Upon learning about the recent Rabies outbreak in Kwa-Zulu Natal, Ballito resident, Mark Taylor,40, has shared his story in hopes to empower and educate others about the devastating disease.
In November 2012, Mark was on his way from Pietermaritzburg to Durban when he noticed a dog in the middle of the highway that appeared to have been hit by a car and was severely injured.
As Mark approached the dog, he noticed its head raise slightly and the animal appeared to still be alive. Waiting for the traffic to clear, Mark rushed to the dog’s aid in hopes to rehabilitate the poor creature.
“Being an animal lover I decided to stop and try and rescue the dog and against my better judgment laid him in the backseat of my car. As I bent over to pick up the dog it jumped up and bit me on the side of my face to form a cut about 10cm long from my ear down to my jawbone. The dog then ran away until I managed to catch it and take it to a nearby vet” – Mark recalls.
When Mark arrived at the vet, the doctor voiced his concern that the dog might have rabies on account of the canine’s erratic behaviour. As a precautionary measure the vet tended to Mark’s open wound and sent him to a nearby hospital to get Rabies Prophylaxis Injections, despite the dog’s saliva samples testing negative for the disease.
The vet recommended that the unclaimed dog be put down due to its extensive injuries and arranged that portions of the dog’s brain be tested in the lab. More comprehensive tests revealed days later that the dog had indeed contracted the deadly disease and Mark was notified to seek further treatment.
“The experience weighed heavily on me psychologically and still today I struggle to wrap my head around the ‘What If’s’. I was lucky. Many others have not been so fortunate. A concerning fact about Rabies, is that once you have contracted the disease it is fatal. There is no hope for a cure. Even more alarming is the fact that rabies can manifest inside the human body up to 3 years after exposure. It is for this reason that one needs to ensure that one goes for the necessary treatment as soon as one has received a bite or a scratch from any stray animal including dogs, cats, rats, mice etc. If the medication is administered correctly then the disease is also 100% preventable.” – says Mark.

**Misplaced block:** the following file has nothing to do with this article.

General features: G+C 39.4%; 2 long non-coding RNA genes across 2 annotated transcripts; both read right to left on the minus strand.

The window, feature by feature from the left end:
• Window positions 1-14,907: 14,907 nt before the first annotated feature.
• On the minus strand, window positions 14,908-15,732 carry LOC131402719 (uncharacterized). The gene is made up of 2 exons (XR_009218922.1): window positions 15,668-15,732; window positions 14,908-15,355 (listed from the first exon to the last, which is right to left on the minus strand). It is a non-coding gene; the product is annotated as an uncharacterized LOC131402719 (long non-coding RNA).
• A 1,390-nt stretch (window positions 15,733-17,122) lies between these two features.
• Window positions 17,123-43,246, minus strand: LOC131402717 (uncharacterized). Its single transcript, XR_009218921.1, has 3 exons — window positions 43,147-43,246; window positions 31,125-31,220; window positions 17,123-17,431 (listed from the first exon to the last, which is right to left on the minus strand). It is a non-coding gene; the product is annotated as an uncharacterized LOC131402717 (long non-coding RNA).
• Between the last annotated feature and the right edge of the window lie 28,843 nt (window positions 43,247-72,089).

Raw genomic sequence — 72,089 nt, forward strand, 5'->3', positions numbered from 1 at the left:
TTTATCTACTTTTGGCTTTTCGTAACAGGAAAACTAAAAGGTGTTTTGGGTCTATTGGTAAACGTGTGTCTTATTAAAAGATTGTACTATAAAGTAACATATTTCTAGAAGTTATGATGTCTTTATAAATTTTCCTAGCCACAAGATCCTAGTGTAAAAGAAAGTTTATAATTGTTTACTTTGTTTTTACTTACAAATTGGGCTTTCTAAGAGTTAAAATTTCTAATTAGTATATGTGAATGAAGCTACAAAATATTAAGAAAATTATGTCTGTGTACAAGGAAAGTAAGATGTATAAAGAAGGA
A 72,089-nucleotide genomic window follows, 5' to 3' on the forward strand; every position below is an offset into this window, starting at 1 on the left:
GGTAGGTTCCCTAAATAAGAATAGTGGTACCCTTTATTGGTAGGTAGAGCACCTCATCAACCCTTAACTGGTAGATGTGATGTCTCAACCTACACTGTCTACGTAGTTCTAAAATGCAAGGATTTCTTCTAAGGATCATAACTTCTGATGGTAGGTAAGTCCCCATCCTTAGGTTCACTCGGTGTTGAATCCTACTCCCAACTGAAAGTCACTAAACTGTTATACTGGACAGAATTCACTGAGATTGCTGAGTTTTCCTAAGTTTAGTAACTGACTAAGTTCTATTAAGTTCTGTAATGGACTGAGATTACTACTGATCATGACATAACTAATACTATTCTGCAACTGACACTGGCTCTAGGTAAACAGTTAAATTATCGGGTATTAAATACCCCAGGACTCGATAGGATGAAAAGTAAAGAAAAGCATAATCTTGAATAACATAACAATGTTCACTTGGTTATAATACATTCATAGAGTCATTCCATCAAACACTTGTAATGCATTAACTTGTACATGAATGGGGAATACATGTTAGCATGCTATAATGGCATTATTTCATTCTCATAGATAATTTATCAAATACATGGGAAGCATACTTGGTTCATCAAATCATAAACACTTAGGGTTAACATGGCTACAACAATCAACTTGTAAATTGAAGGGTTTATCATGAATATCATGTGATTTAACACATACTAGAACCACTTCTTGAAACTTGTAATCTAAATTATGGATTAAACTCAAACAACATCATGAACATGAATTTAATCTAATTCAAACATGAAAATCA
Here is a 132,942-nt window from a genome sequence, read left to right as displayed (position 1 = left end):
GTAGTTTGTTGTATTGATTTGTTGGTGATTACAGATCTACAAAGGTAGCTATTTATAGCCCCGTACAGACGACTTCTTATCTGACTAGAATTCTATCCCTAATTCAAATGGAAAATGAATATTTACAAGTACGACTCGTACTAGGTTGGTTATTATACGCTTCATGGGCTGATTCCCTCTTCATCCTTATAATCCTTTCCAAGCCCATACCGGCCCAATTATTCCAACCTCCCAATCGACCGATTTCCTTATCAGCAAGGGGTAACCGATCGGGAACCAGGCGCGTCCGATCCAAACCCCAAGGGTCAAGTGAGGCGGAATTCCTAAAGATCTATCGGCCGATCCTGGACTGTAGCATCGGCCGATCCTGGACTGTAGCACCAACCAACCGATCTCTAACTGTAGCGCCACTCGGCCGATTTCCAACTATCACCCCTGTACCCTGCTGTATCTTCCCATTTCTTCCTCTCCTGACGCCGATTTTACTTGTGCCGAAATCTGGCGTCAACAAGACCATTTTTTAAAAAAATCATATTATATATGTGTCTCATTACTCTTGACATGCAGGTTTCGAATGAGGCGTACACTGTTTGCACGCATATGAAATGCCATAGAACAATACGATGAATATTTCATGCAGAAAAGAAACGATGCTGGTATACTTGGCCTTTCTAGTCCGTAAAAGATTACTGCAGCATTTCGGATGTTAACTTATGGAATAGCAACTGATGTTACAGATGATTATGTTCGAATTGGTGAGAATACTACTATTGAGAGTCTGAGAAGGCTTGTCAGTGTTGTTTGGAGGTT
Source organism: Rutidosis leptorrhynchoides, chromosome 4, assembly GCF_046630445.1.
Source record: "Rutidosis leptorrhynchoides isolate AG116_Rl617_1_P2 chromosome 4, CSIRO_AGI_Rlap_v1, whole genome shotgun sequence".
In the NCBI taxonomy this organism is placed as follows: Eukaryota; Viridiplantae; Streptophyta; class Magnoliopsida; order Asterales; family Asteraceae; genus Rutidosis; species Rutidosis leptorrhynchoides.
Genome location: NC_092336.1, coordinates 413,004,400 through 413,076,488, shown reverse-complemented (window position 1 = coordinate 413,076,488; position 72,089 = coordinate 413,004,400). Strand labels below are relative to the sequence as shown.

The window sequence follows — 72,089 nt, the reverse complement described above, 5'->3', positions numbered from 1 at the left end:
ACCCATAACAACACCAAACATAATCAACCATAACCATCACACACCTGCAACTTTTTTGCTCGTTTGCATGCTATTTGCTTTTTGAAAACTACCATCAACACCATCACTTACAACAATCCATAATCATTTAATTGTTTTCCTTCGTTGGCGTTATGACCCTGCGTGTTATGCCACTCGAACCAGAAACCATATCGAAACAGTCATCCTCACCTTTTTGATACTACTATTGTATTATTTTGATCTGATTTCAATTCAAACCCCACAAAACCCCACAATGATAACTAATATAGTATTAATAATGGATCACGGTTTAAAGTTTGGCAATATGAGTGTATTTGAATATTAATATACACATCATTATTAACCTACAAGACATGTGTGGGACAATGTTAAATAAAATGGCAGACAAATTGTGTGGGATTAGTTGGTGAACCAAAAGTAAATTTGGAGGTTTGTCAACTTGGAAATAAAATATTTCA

Inspired by the remarkable work Dr Vanessa Meyer and her team from Rabies Awareness Eshowe are doing to eradicate rabies, Mark set up a campaign on donations based crowdfunding platform, BackaBuddy on his 40th Birthday. Thus far R2 386 has been raised to assist the organisation on the front line of this epidemic.
“I hope to raise R10 000 for Rabies Awareness Eshowe, to empower them to vaccinate as many animals as possible in the Ballito area. With this effort I also hope to create awareness and educate others especially those in disadvantaged or high-risk areas, so they can better protect themselves and their loved ones.”
Rabies Awareness Eshowe began in August 2017. To contribute go to: https://www.backabuddy.co.za/champion/project/i-was-bitten-by-a-rabid-dog
Did you know: 55 000 people a year die of rabies, the majority in Asia and Africa, according to www.ecdc.europa.eu